".... It took me a full day to realize that people were downloading a book that had been digitally encoded with my full name and IP address in the tag on every page. ...(rant redacted)... There was steam literally coming out of my ears, I was just that angry. I mean, DRMs and other such identifying features are one thing—they're pretty much invisible to others and can be removed. But having a person's name and IP address printed on every single page for all to see is quite another and that kind of information in the wrong hands could be disastrous...."
The lawbreaker who posted this is concerned about her identity, so I will not give full attribution. I consider this small fragment of a long public conversation meets the Fair Use criteria, as it is a small fragment, and I am using it for the purposes of education, commentary, critique etc.
The correspondent's public friends, most of whom are (for the time being) anonymous, went on to advise this young idiot how to crack DRM, how to remove publisher-generated code, and of the suitable precautions that any perpetrator of file-sharing should take.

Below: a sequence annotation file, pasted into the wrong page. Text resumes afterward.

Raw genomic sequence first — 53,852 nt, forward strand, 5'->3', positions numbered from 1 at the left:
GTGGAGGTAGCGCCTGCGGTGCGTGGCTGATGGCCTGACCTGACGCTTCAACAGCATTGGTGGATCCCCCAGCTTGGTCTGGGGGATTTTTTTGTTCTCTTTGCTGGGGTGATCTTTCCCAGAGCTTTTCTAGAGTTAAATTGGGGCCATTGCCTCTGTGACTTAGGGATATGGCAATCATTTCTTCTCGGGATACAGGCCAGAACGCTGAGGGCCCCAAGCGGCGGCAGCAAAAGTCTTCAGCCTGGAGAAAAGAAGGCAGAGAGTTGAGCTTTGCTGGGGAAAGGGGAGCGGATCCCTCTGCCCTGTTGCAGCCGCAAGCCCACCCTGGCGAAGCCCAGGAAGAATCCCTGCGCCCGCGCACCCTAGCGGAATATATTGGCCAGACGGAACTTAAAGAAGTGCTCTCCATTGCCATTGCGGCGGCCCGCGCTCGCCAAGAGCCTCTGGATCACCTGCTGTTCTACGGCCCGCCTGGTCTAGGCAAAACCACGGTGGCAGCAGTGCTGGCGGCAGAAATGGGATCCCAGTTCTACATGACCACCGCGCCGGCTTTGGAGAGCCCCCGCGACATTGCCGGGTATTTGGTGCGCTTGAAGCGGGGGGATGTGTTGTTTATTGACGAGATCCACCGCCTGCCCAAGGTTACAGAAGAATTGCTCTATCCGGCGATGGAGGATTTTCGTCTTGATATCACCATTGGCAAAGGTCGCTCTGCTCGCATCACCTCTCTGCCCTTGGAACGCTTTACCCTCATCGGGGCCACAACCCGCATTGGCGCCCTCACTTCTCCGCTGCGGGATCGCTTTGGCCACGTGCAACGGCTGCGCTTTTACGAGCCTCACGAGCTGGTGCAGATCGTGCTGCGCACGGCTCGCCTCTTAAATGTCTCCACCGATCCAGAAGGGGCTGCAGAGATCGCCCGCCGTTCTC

Pirate sites are global. The owner could reside in Russia. The site could be hosted in The Netherlands. There could be "Teams" in India. Or Iran.
Most members are fairly anonymous. They can keep their profiles private. They can pm each other. (Some, however, openly befriend each other on Facebook and follow each other on Twitter, and it is easy to see how truly global these pirate friendships can be.)
The e-books aren't hosted on the pirate sites. Members share links to files which are hosted on other sites. Everyone disclaims responsibility. Many hosting sites pay lip service to DMCA but blatantly conspire to keep secret the real names of the uploaders and to conceal the titles and author names of the books being shared.
For instance: Sticky: Hide & Code Your Links Or The Posts Will Be Deleted
As we can see from the comments above, many pirates know how to remove DRM and personal information. If they can do that, they could ADD information, couldn't they? We know that some of them add viruses!
Haven't spies and so forth used books as means to communicate secret messages? What was the Enigma Code about? Now, with ebooks, anyone who wanted to pass a secret message wouldn't need two copies of a physical book. They wouldn't even need to purchase a book at all.
Maybe that is too fanciful. Hey, I write fantasy for a living. That's the way my mind works.